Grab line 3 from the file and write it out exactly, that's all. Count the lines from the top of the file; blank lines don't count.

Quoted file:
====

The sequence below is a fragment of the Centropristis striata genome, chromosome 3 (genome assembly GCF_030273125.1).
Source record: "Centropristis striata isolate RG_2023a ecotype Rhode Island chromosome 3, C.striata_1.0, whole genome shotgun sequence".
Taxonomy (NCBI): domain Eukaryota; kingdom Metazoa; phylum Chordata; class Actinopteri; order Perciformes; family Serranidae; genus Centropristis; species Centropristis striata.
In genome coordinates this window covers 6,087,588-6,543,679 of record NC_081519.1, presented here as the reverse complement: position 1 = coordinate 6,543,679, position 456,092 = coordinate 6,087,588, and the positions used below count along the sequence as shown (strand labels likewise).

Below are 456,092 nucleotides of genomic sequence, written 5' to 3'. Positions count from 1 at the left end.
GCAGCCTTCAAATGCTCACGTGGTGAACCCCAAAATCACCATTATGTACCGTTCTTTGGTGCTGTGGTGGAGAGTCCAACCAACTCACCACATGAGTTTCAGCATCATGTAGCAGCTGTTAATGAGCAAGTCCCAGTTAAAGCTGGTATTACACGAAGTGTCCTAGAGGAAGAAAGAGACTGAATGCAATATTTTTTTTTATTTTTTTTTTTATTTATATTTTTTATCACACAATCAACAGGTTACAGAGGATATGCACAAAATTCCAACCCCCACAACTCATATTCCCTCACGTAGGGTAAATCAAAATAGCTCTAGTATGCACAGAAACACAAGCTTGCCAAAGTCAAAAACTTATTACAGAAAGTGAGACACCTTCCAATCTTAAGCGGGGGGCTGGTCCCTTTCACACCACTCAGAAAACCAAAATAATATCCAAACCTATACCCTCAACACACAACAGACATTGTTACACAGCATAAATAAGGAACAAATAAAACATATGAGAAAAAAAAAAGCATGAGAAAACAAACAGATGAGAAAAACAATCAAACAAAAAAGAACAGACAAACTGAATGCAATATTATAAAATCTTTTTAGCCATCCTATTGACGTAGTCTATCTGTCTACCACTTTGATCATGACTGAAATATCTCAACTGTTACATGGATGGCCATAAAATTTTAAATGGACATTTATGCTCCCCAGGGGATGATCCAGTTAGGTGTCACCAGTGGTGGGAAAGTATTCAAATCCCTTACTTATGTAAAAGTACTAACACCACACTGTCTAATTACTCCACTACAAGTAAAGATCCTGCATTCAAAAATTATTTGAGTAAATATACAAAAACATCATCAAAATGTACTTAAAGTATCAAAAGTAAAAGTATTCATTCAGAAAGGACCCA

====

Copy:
Taxonomy (NCBI): domain Eukaryota; kingdom Metazoa; phylum Chordata; class Actinopteri; order Perciformes; family Serranidae; genus Centropristis; species Centropristis striata.